The board of the Zambia National Farmers Union (ZNFU) has rejected the audit report purporting fraud and plunder of donor money at the union. Following days of consistent media bombardment of malicious details of alleged fraud and plunder of “donor resources” amounting to K34 million alleged to have been perpetrated by senior management, the ZNFU board held a Special meeting to consider the preliminary audit report commissioned by SIDA and carried out by Elasto Mambo of EMM Corporate Partners.
After a lengthy meeting, the Board found that the report has serious inconsistencies and lacked credibility, and that it didn’t give any substantiated evidence of fraud of both ZNFU and donor funds.
The ZNFU board resolved to completely set aside the “so called” Special Audit Report and to request the Zambia Institute of Chartered Accountants (ZICA) to appoint a high level panel of independent experts to review the terms of reference of the audit.
The panel would also interrogate the professional conduct of the auditor and the auditee as well as review the entire audit process and findings with a view to appointing an independent auditor to be agreed upon by all parties.
“The board further observed that the auditor had inadequate understanding of the ZNFU operations and its partnership arrangements with the donors under the Core Support,” states the Board resolution, which was read by ZNFU first vice president Richard Lisimba. “Therefore, the preliminary report does not give any substantiated evidence of fraud of both ZNFU and donor funds.”
Among those who attended the Special Board Meeting were ZNFU president Dr Evelyn Nguleka, First Vice President Richard Lisimba, Directors Andrew Moffat, Ashok Oza, Dave Gordon, Joseph Lungu, Doreen Mwanza as well as Trustee Guy Robinson.
As indicated earlier by sources close to the happenings, the audit report is a manifestation of ugly fights for ownership of about 4% shares in Zambia National Commercial Bank Plc.
When Rabobank was allowed to buy 51% shares in ZANACO, the Dutch firm offered close to 4% shares in the bank to farmers of Zambia through ZNFU. At that time, ZNFU did not have US$700,000 that was required to purchase the shares. ZNFU then approached Livestock Services Cooperative Society for a US$700,000 loan to purchase the shares.
In that respect, the four directors at Livestock Services, whose kingpin is Dick Muijs, a Dutch national, proposed a Special Purpose Vehicle (SPV) be established to protect the interests of Livestock Services. An SPV is a subsidiary company with an asset/liability structure and legal status that makes its obligations secure even if the parent company goes bankrupt.
This SPV that was created is called Lizara Investments Limited, and it would exist for as long as ZNFU owed money to Livestock Services. It would then be dissolved when full payments were made by ZNFU to Livestock Services.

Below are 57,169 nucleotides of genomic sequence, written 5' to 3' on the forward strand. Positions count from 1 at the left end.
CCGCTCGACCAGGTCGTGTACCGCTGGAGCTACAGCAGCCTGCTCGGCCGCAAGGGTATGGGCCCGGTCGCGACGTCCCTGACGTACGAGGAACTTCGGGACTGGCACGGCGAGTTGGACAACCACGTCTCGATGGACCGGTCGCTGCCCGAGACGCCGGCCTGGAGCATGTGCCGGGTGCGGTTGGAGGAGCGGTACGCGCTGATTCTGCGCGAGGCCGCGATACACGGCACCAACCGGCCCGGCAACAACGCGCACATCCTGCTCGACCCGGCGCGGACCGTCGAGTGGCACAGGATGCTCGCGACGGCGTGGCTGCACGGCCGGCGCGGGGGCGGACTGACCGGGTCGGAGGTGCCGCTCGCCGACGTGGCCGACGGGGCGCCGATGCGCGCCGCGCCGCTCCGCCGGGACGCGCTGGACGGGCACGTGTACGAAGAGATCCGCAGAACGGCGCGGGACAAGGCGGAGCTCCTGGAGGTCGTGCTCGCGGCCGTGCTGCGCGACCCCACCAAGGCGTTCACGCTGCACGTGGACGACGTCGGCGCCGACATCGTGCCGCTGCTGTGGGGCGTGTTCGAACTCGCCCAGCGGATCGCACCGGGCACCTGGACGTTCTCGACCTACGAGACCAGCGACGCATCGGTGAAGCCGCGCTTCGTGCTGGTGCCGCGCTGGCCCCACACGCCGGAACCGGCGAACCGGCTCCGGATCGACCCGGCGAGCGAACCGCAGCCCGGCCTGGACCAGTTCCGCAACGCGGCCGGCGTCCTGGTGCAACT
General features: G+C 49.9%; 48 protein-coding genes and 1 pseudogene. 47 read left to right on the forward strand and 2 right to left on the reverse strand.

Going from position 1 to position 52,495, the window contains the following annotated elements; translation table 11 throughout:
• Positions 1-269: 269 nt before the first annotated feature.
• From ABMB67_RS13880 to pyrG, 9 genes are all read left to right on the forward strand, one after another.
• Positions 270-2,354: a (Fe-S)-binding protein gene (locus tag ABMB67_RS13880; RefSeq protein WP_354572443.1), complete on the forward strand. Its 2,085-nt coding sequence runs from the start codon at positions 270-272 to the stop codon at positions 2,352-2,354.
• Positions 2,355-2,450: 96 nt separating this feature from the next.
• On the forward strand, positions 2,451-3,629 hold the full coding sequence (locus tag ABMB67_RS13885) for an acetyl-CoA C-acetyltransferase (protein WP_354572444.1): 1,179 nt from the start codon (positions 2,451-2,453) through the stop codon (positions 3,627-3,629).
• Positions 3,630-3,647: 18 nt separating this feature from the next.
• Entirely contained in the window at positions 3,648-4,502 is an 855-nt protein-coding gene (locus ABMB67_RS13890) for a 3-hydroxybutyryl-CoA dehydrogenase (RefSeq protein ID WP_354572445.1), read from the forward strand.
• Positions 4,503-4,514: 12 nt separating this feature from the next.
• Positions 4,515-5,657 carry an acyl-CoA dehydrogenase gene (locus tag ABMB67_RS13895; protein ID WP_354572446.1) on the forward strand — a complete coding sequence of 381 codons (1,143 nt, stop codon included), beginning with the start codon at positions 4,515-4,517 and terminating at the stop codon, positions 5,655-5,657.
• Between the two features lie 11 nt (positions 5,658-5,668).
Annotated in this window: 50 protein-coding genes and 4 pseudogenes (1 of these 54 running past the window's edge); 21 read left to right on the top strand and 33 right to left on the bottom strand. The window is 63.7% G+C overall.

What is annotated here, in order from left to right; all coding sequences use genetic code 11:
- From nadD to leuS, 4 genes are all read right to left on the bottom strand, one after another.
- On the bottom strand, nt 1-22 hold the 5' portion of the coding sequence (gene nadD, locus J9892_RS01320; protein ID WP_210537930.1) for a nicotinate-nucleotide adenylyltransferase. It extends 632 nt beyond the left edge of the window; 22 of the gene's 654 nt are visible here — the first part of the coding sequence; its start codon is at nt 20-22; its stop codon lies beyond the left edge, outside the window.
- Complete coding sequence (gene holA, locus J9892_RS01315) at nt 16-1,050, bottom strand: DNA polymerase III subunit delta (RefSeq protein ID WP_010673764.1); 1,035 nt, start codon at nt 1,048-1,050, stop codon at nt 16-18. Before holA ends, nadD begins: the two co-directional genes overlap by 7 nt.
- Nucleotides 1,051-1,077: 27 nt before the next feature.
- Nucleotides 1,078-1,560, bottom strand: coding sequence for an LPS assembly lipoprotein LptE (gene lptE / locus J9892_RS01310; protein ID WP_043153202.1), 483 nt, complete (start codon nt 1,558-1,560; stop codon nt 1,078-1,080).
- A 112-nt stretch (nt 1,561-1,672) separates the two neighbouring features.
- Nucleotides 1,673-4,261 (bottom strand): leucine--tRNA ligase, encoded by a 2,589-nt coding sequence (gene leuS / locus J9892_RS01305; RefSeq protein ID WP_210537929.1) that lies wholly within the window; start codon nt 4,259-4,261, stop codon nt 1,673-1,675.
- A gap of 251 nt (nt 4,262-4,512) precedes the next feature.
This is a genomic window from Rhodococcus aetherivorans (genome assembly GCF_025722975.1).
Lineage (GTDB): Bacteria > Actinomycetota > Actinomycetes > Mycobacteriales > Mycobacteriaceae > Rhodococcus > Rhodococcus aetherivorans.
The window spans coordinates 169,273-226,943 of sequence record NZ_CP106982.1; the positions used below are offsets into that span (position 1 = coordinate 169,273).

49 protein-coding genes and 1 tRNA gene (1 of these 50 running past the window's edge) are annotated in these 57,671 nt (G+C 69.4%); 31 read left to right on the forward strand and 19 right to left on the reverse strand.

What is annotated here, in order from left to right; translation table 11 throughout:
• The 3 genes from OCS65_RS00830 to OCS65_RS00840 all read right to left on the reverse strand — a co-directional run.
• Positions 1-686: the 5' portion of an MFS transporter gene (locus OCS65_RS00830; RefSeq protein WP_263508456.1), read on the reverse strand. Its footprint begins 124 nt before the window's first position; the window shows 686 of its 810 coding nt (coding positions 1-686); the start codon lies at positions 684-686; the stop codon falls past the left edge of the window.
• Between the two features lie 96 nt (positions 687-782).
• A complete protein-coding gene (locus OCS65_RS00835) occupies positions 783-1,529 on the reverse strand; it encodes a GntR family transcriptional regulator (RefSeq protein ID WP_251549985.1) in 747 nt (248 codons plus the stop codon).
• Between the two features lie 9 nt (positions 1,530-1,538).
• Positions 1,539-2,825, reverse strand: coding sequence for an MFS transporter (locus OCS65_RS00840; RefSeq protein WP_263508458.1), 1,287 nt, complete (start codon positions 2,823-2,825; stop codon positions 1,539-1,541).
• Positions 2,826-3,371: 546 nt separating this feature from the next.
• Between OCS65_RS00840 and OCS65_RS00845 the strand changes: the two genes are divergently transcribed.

ZNFU managed to liquidate the debt in record time of five years and then demanded that the SPV be subsequently dissolved so that the shares in ZANACO could be transferred to the rightful owners, the farmers of Zambia.
But the four directors insisted that, according to provisions they made, Lizara would not be dissolved and that they would remain directors of Lizara Investments until the age of 75. They even provided for an arms-length clause stating that ZNFU and Livestock Services would have nothing to do with the shares until then, and that even if one of them died, their estate would take over, which defeated the entire SPV arrangement.
Now the shares are worth US$9.1 million and the four directors are fighting to grab full control of the shares and enjoy dividends to the exclusion of the rightful owners, but the ZNFU management is not yielding to their demands, hence the fights.
It has been established that the idea of the audit report was to smear the ZNFU executive director and side-line management, which has been guiding the board on Lizara Investment issues.
Going forward, the ZNFU board has resolved to take the Lizara matter to the ZNFU Council, the supreme policy organ of the union, to make a determination. According to a notice circulated to Council members, ZNFU has proposed to hold the Council meeting on 15th February 2016. The Council meeting is expected to consider the audit report and Lizara issues.
It has since been established that among those who attend ZNFU board meetings, there are moles and rogue elements that have interest in Lizara, who are working in complicity with Lizara directors and feeding wrong information to donors. The resolution by the ZNFU board to refer the matter to ZICA, an independent body, appears to have unsettled those who want the ZNFU executive Director to be nailed. But it is important the audit process wins its credibility and legitimacy it deserves, so it would be prudent that all parties follow this transparent, fair and independent route.
ZNFU operations are partly funded by donors, SIDA, EU and the Finnish under the Core Support Programme, as well the union’s own resources. The money is thrown in a basket and programmes and budget are drawn together by all partners. This arrangement has worked well until Lizara issues cropped up.
The government is urged to take an interest in the Lizara shares and ensure that the shares benefit the Zambian people as intended by Rabobank rather than leaving them to be grabbed by some greedy elements.